JACKSONVILLE, Fla. — Audiophiles, beware. If you like playing your car stereo a little loud, you may want to mark this day on your calendar - July 1. That's the day Jacksonville Sheriff's Office said it's going to start enforcing a Florida law that makes it illegal to play your system too loud.
How loud is too loud? If your sound is audible at a distance of 25 feet or more, you're in violation of the state law.
For reference, here are a few examples of things that are 25 feet long:
- Four refrigerators vertically in a row
- Five park benches
- Four adult males
- A two-car garage
So, if you're listening to your car stereo or any audio source that's clearly audible within distances of the following examples, you may see some blue lights.
The Jacksonville Sheriff's Office released the following statement on its Facebook page Tuesday:
Lower your radio volume! Starting July 1, 2022, Florida State Statute 316.3045 will once again become enforceable. What does this mean? It means that you will have to listen to your car radio at a volume that is NOT plainly audible at a distance of 25 feet or more.
Read below to see the entire state statute:
316.3045 Operation of radios or other mechanical soundmaking devices or instruments in vehicles; exemptions.—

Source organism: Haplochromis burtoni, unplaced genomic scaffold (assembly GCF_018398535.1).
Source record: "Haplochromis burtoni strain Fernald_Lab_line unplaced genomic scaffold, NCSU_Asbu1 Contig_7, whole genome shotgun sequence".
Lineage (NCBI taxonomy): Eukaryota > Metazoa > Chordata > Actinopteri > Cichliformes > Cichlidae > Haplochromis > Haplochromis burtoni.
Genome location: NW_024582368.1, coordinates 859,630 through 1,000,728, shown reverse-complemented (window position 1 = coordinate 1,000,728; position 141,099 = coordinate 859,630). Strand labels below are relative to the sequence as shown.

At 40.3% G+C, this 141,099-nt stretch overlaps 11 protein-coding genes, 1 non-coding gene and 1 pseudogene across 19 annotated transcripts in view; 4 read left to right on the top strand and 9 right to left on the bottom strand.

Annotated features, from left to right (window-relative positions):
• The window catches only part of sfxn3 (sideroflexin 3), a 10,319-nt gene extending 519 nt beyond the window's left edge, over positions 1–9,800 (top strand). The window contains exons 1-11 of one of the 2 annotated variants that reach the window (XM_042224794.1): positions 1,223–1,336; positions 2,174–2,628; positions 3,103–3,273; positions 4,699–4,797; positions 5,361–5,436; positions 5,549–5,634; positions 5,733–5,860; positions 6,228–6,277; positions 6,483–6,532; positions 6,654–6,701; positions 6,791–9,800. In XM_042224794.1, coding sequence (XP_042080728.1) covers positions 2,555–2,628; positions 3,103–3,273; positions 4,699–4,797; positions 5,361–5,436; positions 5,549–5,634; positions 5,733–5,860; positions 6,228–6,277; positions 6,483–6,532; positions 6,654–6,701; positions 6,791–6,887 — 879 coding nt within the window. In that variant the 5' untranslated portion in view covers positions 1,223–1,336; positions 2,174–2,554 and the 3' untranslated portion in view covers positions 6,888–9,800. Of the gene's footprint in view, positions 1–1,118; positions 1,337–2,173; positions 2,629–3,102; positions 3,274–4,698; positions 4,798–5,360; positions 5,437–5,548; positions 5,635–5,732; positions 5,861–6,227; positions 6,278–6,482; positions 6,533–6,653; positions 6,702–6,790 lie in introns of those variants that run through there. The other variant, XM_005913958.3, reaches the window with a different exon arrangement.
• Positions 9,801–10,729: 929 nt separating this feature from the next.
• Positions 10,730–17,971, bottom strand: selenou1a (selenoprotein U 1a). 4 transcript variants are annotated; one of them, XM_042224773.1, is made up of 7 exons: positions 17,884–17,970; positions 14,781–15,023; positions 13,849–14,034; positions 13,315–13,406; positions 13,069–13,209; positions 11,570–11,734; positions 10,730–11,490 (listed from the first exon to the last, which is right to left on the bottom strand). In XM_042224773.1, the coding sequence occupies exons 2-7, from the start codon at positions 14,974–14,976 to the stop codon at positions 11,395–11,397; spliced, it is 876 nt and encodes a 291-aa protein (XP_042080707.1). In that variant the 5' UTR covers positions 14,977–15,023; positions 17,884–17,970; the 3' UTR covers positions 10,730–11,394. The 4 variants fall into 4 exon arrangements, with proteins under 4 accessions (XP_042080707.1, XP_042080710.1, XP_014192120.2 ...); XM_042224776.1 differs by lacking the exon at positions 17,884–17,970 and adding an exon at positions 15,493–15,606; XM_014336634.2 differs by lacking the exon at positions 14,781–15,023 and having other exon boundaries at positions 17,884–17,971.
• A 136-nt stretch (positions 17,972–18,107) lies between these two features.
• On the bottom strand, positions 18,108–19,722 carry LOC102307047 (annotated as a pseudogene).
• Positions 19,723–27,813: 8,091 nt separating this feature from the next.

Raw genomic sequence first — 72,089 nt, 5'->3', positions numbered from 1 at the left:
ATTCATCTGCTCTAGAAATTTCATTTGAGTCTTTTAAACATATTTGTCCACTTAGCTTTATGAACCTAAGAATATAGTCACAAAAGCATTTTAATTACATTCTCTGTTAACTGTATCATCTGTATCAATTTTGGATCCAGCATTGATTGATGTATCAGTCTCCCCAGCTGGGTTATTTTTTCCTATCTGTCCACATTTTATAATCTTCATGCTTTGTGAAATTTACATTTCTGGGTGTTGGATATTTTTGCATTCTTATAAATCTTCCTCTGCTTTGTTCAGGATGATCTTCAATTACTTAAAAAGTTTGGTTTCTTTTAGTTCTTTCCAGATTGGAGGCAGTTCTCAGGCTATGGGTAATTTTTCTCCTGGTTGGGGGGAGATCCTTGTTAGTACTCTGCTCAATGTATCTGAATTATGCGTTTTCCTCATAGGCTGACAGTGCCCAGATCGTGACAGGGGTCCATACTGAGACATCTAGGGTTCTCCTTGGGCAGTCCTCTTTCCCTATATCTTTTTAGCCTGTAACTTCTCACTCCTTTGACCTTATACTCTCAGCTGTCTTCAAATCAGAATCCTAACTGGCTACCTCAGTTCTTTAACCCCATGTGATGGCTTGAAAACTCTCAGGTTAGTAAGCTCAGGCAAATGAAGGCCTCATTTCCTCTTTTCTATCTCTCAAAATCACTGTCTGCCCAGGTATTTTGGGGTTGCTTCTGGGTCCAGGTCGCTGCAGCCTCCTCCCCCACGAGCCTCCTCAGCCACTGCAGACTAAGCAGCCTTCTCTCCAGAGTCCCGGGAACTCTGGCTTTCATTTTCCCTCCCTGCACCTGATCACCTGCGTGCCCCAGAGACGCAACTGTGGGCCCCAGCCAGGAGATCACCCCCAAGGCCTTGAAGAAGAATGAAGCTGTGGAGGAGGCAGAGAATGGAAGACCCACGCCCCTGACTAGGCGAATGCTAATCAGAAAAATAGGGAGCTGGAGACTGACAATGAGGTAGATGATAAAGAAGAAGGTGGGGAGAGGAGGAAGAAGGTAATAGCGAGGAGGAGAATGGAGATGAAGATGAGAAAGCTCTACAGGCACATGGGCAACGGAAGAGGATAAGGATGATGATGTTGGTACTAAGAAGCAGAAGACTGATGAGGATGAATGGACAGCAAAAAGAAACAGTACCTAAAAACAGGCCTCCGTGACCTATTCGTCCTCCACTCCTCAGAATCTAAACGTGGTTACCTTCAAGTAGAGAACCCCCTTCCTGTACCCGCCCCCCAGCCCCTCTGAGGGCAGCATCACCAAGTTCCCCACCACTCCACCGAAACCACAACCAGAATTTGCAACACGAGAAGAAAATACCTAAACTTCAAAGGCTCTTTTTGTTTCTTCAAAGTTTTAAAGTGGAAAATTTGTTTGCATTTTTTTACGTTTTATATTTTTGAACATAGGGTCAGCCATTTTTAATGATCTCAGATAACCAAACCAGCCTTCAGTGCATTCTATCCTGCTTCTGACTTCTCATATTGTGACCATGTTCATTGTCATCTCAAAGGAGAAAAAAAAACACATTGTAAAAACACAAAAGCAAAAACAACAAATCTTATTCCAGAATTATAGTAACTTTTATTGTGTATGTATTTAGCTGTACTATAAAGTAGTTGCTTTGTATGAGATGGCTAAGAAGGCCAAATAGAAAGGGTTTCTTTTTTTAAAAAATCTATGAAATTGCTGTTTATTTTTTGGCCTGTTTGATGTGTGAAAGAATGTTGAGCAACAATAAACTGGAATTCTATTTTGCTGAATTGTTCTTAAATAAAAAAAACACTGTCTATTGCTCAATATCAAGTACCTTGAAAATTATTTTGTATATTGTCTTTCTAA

(1) It is unlawful for any person operating or occupying a motor vehicle on a street or highway to operate or amplify the sound produced by a radio, tape player, or other mechanical soundmaking device or instrument from within the motor vehicle so that the sound is:(a) Plainly audible at a distance of 25 feet or more from the motor vehicle; or(b) Louder than necessary for the convenient hearing by persons inside the vehicle in areas adjoining churches, schools, or hospitals.(2) The provisions of this section shall not apply to any law enforcement motor vehicle equipped with any communication device necessary in the performance of law enforcement duties or to any emergency vehicle equipped with any communication device necessary in the performance of any emergency procedures.(3) The provisions of this section do not apply to motor vehicles used for business or political purposes, which in the normal course of conducting such business use soundmaking devices. The provisions of this subsection shall not be deemed to prevent local authorities, with respect to streets and highways under their jurisdiction and within the reasonable exercise of the police power, from regulating the time and manner in which such business may be operated.(4) The provisions of this section do not apply to the noise made by a horn or other warning device required or permitted by s. 316.271. The Department of Highway Safety and Motor Vehicles shall promulgate rules defining “plainly audible” and establish standards regarding how sound should be measured by law enforcement personnel who enforce the provisions of this section.(5) A violation of this section is a noncriminal traffic infraction, punishable as a nonmoving violation as provided in chapter 318.